Hi All, I found another one (after the first, prepared by Rei Vilo) interesting library for TI INA219 IC by Jarzebski This library working on stellaris without any modyfication. links: TI page about INA219 Rei Vilo library at 43oh and Embedded Computing Jarzebski github - other interesting stuff for GY80 (L3G4200D, HMC5883L, BMP085, ADXL345) Jarzebski blog (PL)
  45. 1 point
    I've spent some time recently experimenting with the Tiva timer PWM mode (not the PWM module). I have modified the wiring_analog.c such that duty cycle changes using PWMWrite() are now glitch free. Hence it is suitable for driving servos and other timing critical sources with frequent duty cycle updates. No interrupts are required. The changes are: - bypassing the timer disable/reset if it is already initialized to the PWM mode; - setting both MRSU and ILD bits in the Mode register such that both frequency and match register update are postponed to the next timer period; - the intermediate result of the duty cycle computation is increased so that large analog_res values do not cause overflow (useful for setting the duty cycle in microseconds for the servo) I tried to do a "minimally invasive" code modification to avoid compatibility issues. If the module interface change is acceptable then things can be done a bit cleaner/faster. Since I've already spend time learning the Tiva timer internals I can do further tweaks to the code if there is a community consensus on the optimal PWM interface (as a superset of Arduino). Try the code and see if you find any issues with it. If it does not cause any compatibility problems perhaps someone can help me integrate it into the next energia release. wiring_analog.c
  46. 1 point
    Ok, I found a partial workaround within a baseline Energia framework. The idea is to re-sync analogWrite() to the pwm signal iself . This works OK up to around 580Hz PWM frequency (good enough for my brushed motor PID controller project). For highly dynamic PWM (like audio) I have to dig deeper... int pwm; int dir; void setup() { //attach the PWM update interrupt handler to the PWM pin itself //*must* use the *rising* edge (falling edge messes up PWM) //on my Tiva-C Launchpad this works up to ~580Hz PWM frequency attachInterrupt(RED_LED, handler, RISING); //prime the pwm pin interrupts pwm = 1, dir = 1; analogWrite (RED_LED, pwm); } void loop() { pwm += dir; //pwm value should be constrained between 1 and 245, otherwise interrupts stop if (pwm == 254 || pwm == 1) dir = -dir; delayMicroseconds(2733); //some random value } //handler without the pwm value change detection logic void handler() { analogWrite (RED_LED, pwm); } /* //handler with the pwm value change detection logic void handler() { static int p_pwm = -1; if (p_pwm != pwm) { analogWrite (RED_LED, pwm); p_pwm = pwm; } } */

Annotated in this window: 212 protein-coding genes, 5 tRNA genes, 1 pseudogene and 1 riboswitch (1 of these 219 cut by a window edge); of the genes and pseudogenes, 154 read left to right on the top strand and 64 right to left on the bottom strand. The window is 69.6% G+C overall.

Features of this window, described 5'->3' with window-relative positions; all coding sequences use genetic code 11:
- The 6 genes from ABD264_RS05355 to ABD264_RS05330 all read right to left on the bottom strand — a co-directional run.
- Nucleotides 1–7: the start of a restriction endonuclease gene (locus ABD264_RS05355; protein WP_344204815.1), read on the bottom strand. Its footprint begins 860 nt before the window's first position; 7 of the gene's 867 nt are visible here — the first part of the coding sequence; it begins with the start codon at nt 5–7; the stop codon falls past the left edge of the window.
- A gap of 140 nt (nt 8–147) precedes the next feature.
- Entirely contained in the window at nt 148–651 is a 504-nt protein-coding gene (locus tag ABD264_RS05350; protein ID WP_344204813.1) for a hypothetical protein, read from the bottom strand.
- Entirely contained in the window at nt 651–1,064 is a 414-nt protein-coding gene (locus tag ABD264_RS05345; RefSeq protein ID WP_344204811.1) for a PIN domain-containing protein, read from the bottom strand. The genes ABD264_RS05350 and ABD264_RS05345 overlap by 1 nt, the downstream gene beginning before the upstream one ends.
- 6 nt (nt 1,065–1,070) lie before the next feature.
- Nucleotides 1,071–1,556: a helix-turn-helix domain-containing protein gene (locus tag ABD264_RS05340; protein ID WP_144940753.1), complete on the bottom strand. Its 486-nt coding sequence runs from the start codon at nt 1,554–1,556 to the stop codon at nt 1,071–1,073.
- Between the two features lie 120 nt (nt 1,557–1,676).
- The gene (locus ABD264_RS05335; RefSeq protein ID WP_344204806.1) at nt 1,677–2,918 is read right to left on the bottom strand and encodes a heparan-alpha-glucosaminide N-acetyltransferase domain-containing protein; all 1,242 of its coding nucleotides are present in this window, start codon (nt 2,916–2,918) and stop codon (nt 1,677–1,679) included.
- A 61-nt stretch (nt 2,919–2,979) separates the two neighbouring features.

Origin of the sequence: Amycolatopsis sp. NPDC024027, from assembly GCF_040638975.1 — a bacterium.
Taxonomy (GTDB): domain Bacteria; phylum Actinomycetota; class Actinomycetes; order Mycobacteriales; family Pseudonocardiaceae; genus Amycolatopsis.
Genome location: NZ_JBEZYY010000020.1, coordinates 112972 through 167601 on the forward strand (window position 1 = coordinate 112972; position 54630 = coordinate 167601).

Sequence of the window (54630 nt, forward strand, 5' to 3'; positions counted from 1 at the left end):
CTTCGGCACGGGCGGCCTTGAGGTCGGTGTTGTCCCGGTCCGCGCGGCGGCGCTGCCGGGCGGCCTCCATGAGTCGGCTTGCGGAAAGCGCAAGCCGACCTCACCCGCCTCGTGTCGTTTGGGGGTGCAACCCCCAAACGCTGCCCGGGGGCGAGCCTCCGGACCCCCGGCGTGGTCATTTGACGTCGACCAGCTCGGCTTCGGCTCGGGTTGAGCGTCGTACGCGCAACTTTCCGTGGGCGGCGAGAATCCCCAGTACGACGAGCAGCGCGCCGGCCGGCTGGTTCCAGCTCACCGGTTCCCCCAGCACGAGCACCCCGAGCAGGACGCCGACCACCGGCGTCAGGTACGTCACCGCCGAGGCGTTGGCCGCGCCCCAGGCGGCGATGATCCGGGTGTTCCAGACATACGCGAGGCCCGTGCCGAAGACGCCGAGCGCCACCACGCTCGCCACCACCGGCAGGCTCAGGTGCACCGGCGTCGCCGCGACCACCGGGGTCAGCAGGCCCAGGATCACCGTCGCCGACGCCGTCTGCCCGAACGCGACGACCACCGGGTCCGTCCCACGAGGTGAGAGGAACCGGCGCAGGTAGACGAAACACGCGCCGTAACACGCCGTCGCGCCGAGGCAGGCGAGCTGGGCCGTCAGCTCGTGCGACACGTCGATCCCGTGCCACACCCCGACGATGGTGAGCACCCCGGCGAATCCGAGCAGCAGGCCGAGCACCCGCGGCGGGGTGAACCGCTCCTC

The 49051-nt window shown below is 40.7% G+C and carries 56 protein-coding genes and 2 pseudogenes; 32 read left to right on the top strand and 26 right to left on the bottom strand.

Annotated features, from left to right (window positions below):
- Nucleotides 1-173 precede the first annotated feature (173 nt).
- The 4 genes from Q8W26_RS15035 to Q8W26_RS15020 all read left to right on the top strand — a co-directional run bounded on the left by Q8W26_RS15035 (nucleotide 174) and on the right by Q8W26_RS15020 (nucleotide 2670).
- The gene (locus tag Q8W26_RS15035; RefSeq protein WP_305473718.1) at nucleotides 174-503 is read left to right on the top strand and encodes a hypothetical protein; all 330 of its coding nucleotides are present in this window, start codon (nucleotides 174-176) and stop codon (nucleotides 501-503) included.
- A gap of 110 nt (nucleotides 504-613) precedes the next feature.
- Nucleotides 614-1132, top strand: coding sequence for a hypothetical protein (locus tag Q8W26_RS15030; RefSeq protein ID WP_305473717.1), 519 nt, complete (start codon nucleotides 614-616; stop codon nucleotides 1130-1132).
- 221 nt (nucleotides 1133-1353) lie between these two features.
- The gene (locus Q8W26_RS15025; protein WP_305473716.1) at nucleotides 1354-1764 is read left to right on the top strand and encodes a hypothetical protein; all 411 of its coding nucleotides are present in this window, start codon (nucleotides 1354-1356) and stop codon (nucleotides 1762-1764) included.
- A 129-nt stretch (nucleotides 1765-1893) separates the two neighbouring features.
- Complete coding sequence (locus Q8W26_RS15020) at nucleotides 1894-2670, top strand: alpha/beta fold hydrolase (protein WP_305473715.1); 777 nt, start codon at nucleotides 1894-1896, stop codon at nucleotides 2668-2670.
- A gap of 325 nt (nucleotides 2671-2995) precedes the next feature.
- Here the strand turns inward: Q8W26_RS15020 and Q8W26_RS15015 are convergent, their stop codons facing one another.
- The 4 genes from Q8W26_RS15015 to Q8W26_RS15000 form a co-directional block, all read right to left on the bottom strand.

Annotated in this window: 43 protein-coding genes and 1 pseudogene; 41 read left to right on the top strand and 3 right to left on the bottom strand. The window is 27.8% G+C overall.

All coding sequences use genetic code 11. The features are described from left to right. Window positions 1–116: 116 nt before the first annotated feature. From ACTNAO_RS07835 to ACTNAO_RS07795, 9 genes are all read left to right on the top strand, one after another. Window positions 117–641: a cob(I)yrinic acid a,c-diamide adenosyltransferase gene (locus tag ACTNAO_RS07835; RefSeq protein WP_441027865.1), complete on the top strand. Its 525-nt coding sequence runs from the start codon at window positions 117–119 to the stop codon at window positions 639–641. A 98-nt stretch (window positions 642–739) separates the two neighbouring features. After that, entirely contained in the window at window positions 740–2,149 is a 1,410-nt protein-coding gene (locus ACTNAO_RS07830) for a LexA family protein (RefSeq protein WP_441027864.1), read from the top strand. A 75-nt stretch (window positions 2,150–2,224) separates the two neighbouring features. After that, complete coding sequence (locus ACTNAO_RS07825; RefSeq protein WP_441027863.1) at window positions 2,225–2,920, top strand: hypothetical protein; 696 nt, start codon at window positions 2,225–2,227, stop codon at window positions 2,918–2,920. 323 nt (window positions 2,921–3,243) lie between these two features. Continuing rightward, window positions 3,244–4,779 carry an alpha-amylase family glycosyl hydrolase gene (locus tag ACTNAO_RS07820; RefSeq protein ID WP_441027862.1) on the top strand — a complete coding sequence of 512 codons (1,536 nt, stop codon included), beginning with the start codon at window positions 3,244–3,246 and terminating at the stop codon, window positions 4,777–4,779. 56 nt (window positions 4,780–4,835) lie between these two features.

47. 1 point
    Ok: #include <wiring_private.h> void setup() { // put your setup code here, to run once: pinMode(PF_0, OUTPUT); } void loop() { // put your main code here, to run repeatedly: PWMWrite(PF_0, 256, 200, 15000); while(1) delay(100); } Saleae Logic16 shows a waveform with width=52.1uS, period=66.68uS, frequency = 14.997KHz. Pretty close. 52.1/66.68 = 0.781343, 256*0.781343 = 200.02 so that looks right. Running this: #include <wiring_private.h> void setup() { // put your setup code here, to run once: pinMode(PF_0, OUTPUT); } void loop() { // put your main code here, to run repeatedly: PWMWrite(PF_0, 256, 200, 15000); delay(100); } ...produces ALMOST the same thing, but every 100ms there's a single pulse whose width is 101.65uS instead of the typical 52.1uS. Running this: #include <wiring_private.h> void setup() { // put your setup code here, to run once: pinMode(PF_0, OUTPUT); } void loop() { // put your main code here, to run repeatedly: PWMWrite(PF_0, 256, 200, 15000); } Produces no waveform at all; the signal goes HIGH after Energia starts and then stays there with no transitions.
  48. 1 point

    Sensorless BLDC motor control